Of all the claims deployed in favor of ObamaCare, and there are many, the most preposterous is that a new open-ended entitlement will somehow reduce the budget deficit. Insure 32 million more people, and save money too! The even more remarkable spectacle is that Washington seems to be taking this claim seriously in advance of the House's repeal vote next week. Some things in politics you just can't make up.
Terminating trillions of dollars in future spending will "heap mountains of debt onto our children and grandchildren" and "do very serious violence to the national debt and deficit," Nancy Pelosi said at her farewell press conference as Speaker. Health and Human Services Secretary Kathleen Sebelius chimed in that "we can't afford repeal," as if ObamaCare's full 10-year cost of $2.6 trillion once all the spending kicks in is a taxpayer bargain.
The basis for such claims, to the extent a serious one exists, is the Congressional Budget Office's analysis this week of the repeal bill, which projects it will "cost" the government $230 billion through 2021. Because CBO figures ObamaCare will reduce the deficit by the same amount, repealing it will supposedly do the opposite. The White House promptly released a statement saying repeal would "explode the deficit."
Meanwhile, other Democrats have taken up arms about House procedure. The GOP adopted a budget rule that says repeal doesn't have to be "paid for," and the press corps is treating this exemption as a scandal against Washington decency.
In a memo, the inimitable Pete Stark spied a GOP plot "to shove through a massive bill"—the repeal measure is all of two pages—while Henry Waxman and other outgoing committee chairmen shook with outrage about "an offense to good government."
Republicans ran on "transparency in government and more fiscal responsibility," they wrote recently, and now here they are bringing "major legislation to the floor without any public hearings and without paying the trillion dollar cost of repeal. . . . The contrast between the approach the Republican leadership is proposing and the open process the Democrats followed last Congress is stark."
It sure is. Ten months ago, Democrats used a partisan majority to narrowly defeat bipartisan opposition and pass a national health-care program that a majority of the public opposed and continues to oppose today. Gallup reported yesterday that Americans favor repeal, 46% to 40%. Among the worst Democratic abuses was gaming the CBO's budget conventions to make it seem as if ObamaCare "saves" money.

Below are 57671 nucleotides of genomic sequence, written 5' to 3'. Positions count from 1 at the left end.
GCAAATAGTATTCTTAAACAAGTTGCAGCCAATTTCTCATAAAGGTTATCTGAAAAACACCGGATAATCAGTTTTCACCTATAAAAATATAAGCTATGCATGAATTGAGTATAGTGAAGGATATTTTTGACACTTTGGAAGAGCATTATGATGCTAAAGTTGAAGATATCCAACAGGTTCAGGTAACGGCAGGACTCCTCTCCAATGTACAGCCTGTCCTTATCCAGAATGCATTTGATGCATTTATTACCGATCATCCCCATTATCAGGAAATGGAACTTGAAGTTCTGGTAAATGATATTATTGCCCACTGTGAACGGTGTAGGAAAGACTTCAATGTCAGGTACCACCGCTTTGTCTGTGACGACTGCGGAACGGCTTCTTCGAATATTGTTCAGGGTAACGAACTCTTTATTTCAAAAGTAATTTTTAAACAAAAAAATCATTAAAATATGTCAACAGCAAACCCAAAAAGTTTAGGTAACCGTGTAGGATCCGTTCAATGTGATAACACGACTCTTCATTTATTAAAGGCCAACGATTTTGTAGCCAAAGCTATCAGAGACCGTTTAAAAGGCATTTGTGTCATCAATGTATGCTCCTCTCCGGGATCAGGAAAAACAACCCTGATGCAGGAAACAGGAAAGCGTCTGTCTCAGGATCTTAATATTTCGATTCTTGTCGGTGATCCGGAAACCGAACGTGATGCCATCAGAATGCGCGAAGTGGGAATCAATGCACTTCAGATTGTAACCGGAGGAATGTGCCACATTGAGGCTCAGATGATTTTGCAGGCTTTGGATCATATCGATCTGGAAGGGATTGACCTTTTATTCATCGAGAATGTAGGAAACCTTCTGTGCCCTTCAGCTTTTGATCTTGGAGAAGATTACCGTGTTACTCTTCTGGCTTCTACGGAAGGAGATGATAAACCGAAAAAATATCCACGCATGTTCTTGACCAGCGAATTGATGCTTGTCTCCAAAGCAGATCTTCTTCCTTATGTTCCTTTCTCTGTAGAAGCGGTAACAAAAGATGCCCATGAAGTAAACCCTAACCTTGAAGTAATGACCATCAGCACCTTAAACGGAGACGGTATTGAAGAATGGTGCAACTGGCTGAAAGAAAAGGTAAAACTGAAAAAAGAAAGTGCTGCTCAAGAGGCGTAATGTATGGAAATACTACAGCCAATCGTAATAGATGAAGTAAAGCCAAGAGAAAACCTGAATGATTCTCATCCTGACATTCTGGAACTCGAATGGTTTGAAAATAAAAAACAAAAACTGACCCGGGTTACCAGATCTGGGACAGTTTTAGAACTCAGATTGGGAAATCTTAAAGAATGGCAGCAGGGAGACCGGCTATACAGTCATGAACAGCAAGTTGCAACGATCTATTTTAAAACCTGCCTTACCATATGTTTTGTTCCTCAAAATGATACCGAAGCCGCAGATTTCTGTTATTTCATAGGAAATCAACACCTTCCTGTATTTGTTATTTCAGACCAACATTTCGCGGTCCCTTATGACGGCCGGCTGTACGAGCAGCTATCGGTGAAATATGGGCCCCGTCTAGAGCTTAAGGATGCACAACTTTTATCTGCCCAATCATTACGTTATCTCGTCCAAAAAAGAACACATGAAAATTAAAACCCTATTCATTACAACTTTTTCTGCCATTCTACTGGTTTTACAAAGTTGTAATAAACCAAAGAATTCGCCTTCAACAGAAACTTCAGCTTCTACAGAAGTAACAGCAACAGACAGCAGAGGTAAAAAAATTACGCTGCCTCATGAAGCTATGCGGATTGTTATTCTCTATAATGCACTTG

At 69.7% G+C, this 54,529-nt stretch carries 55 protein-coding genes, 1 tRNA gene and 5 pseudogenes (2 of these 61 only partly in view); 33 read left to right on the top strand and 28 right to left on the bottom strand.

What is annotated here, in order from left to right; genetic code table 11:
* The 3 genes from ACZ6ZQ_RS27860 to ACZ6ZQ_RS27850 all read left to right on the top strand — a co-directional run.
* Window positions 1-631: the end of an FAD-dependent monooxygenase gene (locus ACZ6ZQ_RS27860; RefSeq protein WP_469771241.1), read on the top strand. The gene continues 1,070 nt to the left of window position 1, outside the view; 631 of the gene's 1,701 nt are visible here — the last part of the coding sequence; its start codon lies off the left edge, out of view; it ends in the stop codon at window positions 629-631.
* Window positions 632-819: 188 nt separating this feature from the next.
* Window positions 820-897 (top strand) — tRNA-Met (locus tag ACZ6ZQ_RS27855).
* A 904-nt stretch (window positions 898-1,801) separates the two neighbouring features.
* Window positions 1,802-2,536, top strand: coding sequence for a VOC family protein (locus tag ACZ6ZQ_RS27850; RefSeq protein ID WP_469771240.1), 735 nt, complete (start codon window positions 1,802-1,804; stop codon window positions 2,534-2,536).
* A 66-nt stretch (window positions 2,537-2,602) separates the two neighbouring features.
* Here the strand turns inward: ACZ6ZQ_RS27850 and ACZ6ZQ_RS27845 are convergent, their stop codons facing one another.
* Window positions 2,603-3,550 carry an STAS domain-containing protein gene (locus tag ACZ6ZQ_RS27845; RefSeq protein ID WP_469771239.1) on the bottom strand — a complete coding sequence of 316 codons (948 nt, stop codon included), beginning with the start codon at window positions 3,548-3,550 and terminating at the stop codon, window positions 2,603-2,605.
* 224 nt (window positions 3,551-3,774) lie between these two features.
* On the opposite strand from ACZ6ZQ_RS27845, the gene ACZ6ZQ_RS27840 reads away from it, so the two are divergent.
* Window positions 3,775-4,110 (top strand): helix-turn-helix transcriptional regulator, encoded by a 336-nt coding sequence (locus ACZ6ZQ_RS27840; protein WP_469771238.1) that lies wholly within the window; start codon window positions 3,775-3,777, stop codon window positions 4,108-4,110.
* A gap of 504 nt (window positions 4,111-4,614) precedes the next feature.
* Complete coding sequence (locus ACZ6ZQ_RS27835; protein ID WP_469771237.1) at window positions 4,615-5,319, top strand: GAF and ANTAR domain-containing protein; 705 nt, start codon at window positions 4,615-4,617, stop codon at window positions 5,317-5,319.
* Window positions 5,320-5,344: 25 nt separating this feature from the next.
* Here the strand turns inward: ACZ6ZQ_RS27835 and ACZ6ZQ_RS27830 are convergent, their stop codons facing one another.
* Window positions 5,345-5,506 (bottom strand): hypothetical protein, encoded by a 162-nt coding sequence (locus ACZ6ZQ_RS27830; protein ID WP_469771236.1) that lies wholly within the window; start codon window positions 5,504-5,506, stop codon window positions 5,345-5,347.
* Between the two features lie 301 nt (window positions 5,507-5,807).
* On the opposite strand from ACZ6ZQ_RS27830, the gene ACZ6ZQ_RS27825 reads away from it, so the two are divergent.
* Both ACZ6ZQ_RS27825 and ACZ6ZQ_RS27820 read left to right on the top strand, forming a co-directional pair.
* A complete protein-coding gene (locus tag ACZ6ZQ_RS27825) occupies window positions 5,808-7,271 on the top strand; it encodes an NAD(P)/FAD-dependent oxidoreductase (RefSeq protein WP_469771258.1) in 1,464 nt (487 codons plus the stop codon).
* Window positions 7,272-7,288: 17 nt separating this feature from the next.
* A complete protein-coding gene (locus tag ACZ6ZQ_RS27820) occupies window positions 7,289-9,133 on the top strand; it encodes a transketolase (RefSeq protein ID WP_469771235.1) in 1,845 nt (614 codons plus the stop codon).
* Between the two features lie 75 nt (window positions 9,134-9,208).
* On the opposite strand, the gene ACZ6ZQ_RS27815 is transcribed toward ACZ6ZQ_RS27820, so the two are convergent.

The accounting gimmicks are legion, but we'll pick out a few: It uses 10 years of taxes to fund six years of subsidies. Social Security and Medicare revenues are double-counted to the tune of $398 billion. A new program funding long-term care frontloads taxes but backloads spending, gradually going broke by design. The law pretends that Congress will spend less on Medicare than it really will, in particular through an automatic 25% cut to physician payments that Democrats have already voted not to allow for this year.
The CBO budget gnomes are required to "score" what's on paper in front of them, no matter how unrealistic, and that's the method its Congressional masters prefer. The political class makes believe that CBO's forecasts are carved into stone tablets through divine revelation, but all they really show is that politicians have rigged the budget rules to hide the true cost of entitlements.
Anyone in search of economic or fiscal reality will have to turn to other sources. Two particular ObamaCare heroes are Richard Foster, the chief Medicare actuary with the courage to publish more honest analyses, and Paul Ryan, the Wisconsin Republican who is the most fluent scourge of ObamaCare's book-cooking, including in a debate last year in which President Obama had no response to his critique.
We also single out the economists Doug Holtz-Eakin, a former CBO director, and Eugene Steuerle, of the Urban Institute. Both have been voices in the wilderness about the incentives ObamaCare creates for businesses to drop coverage and dump their employees into "free" coverage, which really will "explode the deficit" far more than CBO projects.
But our core appeal isn't to this technical detail or that underlying assumption. It's to common sense. Amid the repeal debate, Democrats and the media are behaving as if they have no knowledge of Congress's habits or the history of government health-care programs over the last half-century. Entitlements are always sold as modest and "paid for," then years later everyone suddenly discovers that they are "unaffordable" without digging deeper into the pockets of the middle class. How do you think Medicare and Medicaid got to their current pass?
The government can't subsidize coverage for tens of millions of new people and simultaneously reduce the deficit, as most Americans seem to intuitively understand. The real offense Republicans are committing in the eyes of Washington is exposing its illusions.
More from the Wall Street Journal here.